A staggering R2 053 013 billion is now owed by the provincial government in excess of 30 days or more to suppliers, as at the end of March 2018. To view the response, please click here:
These slow payments to suppliers are literally slitting the throat of our economy, as there is less money in circulation as well as strangling the future of small businesses by causing them to go under.
This comes against the background of last week’s Quarterly Labour Force Survey, where the Eastern Cape, has the highest expanded rate of unemployment in the country at 45, 8%. This means that 730 000 people are unemployed in this province and an additional 412 000 have given up looking for work. This has a devastating impact on families who are struggling to put food on the table, pay for medical expenses and educational costs for their loved ones. Families are literally starving as a consequence of the slow payment to suppliers and the knock on effect of the unemployment rate.
The youth are most effected by the unemployment opportunities available to them. In South Africa, the youth remain the hardest hit by joblessness, with 67, 1% of the 15 – 24 year old bracket, and 43, 2% of the 25 – 34 year old bracket remain unemployed.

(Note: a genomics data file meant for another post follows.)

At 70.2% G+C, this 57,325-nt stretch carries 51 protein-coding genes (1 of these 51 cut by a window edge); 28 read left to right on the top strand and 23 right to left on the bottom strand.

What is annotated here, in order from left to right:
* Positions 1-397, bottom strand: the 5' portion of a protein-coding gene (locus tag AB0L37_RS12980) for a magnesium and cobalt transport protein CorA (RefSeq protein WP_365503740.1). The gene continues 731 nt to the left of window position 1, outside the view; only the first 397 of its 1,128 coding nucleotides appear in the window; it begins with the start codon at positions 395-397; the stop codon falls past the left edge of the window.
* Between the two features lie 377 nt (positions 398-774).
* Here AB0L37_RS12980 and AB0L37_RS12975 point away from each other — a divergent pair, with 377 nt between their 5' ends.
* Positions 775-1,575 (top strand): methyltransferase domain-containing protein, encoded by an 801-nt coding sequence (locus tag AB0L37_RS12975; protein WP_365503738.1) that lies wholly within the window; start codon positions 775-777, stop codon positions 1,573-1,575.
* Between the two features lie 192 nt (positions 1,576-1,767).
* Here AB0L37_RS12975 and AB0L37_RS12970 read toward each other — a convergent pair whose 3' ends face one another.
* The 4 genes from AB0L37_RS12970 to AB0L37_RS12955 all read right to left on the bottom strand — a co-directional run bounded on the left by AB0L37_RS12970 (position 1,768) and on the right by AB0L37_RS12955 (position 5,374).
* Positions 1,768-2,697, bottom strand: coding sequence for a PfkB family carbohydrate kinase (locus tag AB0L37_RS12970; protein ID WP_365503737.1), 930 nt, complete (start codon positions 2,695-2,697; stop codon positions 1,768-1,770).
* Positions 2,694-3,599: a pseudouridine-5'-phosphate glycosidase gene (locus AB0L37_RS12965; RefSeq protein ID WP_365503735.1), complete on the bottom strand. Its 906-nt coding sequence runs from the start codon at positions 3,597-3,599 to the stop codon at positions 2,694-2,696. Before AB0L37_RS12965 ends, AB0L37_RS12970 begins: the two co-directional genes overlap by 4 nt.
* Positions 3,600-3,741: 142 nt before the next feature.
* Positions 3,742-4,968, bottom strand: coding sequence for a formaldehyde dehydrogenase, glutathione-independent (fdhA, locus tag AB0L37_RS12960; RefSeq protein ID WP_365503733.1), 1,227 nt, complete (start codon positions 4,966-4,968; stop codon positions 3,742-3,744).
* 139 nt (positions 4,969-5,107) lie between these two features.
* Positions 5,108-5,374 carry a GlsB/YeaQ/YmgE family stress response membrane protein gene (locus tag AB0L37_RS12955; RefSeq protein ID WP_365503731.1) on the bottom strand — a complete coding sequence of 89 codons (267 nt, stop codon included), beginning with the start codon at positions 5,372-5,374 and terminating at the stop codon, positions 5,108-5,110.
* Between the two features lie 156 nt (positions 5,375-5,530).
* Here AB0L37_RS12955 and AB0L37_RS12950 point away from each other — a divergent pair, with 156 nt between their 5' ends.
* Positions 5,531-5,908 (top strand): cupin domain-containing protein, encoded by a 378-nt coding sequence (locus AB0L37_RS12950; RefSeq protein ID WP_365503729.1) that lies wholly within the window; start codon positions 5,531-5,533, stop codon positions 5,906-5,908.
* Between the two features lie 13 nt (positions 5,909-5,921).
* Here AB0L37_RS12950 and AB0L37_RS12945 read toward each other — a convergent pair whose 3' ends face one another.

A recent response received from the MEC for Finance, Lubabalo Oscar Mabuyane, indicated that a staggering 8414 suppliers are still owed money in excess of 90 days, amounting to R2 053 013 billion.
In a reply to a legislature question that I asked the former MEC of Finance, Sakhumzi Somyo, in April 2018, a total of 5 503 businesses in the Eastern Cape were owed over R311 million in excess of 30 days as at the end of December 2018. To view the response, please click here:
Compared to the response given to a question in August 2017, it just proves that the current ANC government does not prioritise timeously paying their suppliers and affording them the opportunity to keep their businesses afloat and highlights the fact that this is not getting any better. To view the response, please click here:
A DA-led government will bring real change to this province by ensuring that the right climate for job creation is created. This means paying suppliers within 30 days, fixing our education system so that young people are equipped with skills that can get them jobs. Entrepreneurship training is critical in our schools. We need to create a climate in this province that is conducive to attracting investment. We need a province of entrepreneurs.
The government must do its bit by eradicating corruption, fixing the infrastructure, improving safety, delivering services, and governing well. We all deserve a province that works, where opportunity is rising and hope is created. — Bobby Stevenson MPL, Shadow MEC for Finance.